A Mother’s Obituary for Her Fallen Son: The Pogrom of Orsha 1905

Posted on December 4, 2012


Memorial Orsha Pogrom 1905

A tree-shaped memorial to victims of the 1905 Orsha Pogrom (source: http://shtetle.co.il/Shtetls/orsha/orsha_eng.html)

For fourteen years I had been a childless Jewess, I prayed God for a son, and he gave him to me in the fifteenth year of my marriage. It was my long-awaited yearned son. God has blessed me, for I had a pure and noble son, full with love for his family and passion for his people. He was only seventeen years old, but he dedicated himself entirely to the service of his brethren. When we heard that the Jews of Orsha were being beaten and murdered, my Abraham decided to rush for their help. And I could not hold him back, I said, “My son, there flows the blood of our brothers, go there, I cannot stand in your way.” And he went.

And he died. But I do not cry, no, I must not cry. He fell as a saint, a victim of atonement, and his name shall be written in the Roll of Honor of the holy men that have died as martyrs for the Jewish people. But I do not complain, no, I do not complain!

Thus she said, and fell down unconsciously.

The town of Orsha, nowadays in Belarus, was the third largest town in the province of Mogilev, with a total population of 13 thousand as of 1897. Among them there were 7,383 Jews, more than half of the total population.

The wave of pogroms that broke out in the Pale of Settlement following the declaration of the Tsar’s October Manifesto in October 17 [o.s.], 1905, did not spare this town. The manifesto was a declaration that was given as a concession to liberal and social-democrat forces at a critical moment during the Revolution of 1905. It outlined the intention to grant civil liberties to subjects of the Russian Empire in a promised upcoming constitution. When news of the issuing of the Manifesto arrived in provincial towns, typically after one or two days of delay, they evoked joyous demonstrations on behalf of the supporters of reforms in the towns’ centers. Think of a 1905 Russian version of Takhrir Square, duplicated over hundreds of provincial towns. Such was the case in Orsha.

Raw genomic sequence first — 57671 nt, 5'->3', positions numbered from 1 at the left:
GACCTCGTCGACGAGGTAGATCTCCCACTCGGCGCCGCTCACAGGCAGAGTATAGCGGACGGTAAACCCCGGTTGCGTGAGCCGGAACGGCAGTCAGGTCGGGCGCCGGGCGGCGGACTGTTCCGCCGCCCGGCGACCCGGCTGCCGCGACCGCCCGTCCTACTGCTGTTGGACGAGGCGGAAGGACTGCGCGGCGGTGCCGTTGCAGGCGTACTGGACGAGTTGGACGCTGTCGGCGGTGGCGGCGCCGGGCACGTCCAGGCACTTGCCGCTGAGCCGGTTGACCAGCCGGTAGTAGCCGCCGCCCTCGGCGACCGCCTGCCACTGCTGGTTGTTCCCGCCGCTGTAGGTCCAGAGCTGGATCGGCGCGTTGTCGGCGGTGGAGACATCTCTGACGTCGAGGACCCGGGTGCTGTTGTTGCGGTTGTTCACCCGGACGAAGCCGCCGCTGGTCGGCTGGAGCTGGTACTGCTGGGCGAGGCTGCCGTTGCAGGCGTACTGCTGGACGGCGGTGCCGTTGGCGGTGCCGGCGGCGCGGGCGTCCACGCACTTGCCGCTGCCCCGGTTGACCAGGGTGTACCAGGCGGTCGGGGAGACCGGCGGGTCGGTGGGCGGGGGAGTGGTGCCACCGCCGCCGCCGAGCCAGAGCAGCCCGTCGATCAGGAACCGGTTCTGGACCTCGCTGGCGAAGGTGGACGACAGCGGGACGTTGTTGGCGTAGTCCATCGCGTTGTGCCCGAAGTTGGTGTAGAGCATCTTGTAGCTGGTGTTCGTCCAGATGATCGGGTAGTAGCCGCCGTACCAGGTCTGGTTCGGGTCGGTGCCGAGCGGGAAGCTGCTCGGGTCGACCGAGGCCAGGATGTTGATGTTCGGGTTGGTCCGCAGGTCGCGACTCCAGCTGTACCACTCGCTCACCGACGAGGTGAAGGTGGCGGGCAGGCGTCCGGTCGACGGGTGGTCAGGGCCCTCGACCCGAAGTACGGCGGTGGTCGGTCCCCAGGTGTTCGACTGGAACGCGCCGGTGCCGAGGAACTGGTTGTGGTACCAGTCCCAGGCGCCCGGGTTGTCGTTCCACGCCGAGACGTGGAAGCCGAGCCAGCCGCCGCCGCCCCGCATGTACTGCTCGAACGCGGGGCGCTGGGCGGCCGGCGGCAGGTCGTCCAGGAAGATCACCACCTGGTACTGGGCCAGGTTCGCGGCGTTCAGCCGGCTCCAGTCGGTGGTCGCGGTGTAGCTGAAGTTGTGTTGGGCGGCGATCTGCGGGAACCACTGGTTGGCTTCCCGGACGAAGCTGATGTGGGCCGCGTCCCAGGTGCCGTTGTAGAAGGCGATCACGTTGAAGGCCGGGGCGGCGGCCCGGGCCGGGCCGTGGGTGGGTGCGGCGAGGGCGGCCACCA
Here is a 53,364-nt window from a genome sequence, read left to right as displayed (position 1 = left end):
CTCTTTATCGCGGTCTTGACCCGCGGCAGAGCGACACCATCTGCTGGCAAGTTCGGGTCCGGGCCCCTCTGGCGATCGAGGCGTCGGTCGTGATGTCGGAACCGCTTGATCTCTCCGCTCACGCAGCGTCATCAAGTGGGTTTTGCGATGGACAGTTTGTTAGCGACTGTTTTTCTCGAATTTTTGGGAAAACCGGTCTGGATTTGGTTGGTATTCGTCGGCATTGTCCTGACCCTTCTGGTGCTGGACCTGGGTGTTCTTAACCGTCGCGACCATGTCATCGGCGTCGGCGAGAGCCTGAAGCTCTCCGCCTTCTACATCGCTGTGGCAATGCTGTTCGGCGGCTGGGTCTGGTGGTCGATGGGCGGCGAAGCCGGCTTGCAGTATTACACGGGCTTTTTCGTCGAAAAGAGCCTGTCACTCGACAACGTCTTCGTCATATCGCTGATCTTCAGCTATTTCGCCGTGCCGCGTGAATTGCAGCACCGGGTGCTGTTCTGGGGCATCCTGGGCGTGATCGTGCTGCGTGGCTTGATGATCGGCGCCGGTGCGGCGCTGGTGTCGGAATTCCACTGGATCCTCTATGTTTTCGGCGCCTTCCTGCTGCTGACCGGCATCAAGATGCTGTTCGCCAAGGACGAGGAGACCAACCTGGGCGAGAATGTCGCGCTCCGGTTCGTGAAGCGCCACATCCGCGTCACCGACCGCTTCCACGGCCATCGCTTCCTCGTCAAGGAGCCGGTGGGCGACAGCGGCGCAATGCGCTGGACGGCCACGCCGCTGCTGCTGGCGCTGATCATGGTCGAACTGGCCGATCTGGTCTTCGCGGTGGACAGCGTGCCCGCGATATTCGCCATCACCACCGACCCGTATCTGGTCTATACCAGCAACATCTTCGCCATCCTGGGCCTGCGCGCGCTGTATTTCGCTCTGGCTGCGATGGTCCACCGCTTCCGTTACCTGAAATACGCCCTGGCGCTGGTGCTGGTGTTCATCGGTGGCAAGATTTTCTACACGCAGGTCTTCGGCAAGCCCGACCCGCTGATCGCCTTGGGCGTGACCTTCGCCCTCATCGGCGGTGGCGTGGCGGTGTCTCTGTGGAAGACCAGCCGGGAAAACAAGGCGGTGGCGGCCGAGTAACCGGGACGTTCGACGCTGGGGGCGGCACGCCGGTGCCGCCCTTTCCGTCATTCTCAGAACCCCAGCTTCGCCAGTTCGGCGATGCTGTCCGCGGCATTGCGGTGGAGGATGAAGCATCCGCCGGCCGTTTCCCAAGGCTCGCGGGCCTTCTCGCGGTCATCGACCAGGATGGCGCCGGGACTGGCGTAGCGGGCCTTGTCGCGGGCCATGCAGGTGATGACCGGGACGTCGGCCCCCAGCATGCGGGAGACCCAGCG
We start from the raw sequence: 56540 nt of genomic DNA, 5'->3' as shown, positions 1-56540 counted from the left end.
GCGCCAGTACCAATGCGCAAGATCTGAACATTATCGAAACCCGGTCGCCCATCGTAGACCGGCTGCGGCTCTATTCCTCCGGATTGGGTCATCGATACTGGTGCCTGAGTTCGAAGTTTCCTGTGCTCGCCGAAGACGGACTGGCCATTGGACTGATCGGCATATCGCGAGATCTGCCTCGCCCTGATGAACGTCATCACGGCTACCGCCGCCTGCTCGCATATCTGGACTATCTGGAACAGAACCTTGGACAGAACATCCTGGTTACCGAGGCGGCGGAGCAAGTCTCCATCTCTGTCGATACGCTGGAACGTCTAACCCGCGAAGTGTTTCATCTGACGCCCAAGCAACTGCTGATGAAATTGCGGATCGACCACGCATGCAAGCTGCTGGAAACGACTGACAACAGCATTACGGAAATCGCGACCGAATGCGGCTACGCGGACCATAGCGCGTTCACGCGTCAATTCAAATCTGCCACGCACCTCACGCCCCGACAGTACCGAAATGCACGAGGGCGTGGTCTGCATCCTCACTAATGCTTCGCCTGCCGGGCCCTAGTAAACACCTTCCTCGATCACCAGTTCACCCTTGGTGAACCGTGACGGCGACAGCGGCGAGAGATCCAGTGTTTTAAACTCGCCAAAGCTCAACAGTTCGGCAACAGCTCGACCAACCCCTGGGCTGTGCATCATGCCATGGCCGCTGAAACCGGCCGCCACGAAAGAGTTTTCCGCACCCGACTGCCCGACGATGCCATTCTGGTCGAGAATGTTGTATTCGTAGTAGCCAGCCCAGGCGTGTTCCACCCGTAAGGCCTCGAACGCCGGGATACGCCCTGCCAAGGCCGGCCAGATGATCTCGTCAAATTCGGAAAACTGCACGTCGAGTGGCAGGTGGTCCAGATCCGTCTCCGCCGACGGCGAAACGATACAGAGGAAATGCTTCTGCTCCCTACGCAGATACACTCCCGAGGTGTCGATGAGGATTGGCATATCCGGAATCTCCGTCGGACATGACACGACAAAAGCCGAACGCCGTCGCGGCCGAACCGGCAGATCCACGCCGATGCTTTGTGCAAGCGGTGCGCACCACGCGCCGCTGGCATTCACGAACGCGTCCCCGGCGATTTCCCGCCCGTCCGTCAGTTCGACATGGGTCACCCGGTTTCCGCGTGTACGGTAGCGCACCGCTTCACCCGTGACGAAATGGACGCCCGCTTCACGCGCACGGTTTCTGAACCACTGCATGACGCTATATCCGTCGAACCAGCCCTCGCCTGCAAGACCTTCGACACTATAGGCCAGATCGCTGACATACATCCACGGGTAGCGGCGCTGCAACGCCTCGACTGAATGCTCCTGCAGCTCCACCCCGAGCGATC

However, what typically came next, usually during the next day, was a counter-procession of reactionary forces and supporters of the autocracy. Sentiments were heated, rumors were flying, and sooner or later the anger was channeled towards the town’s Jews. A drunken mob would storm the market or the Jewish quarters, looting and burning Jewish shops and houses. Many of them were armed with cold weapons – axes, knives, crossbars – and were using them to beat up Jews. In the case of Orsha, we are told that the mob had asked the mayor to lead the pogrom, and that the mayor was almost killed when trying to shirk this role. The pogroms usually lasted between a few hours to a few days, and ended either when the local police or military units decided finally to put an end to it, or once sentiments had subsided.

At the second day of the Orsha pogrom, a self-defense company of 23 members, two of them non-Jews, had arrived from the nearby towns of Shklov and Dubrovny. They were armed with a few revolvers, but were soon outnumbered by the mob. They were beaten up, killed, and their bodies were looted. Among them was seventeen-year-old Abraham Kurchik.

According to the Jewish-Russian Journal Voskhod, the obituary above was given by the mother of Abraham Kurchik, during the burial procession of the martyrs of the Orsha pogrom. The obituary was cited in German in Leo Motzkin’s report on the 1903-1906 pogroms, that dedicated a few pages to the Orsha pogroms, alongside an endless number of other similar cases. The faulty translation to English is my own.

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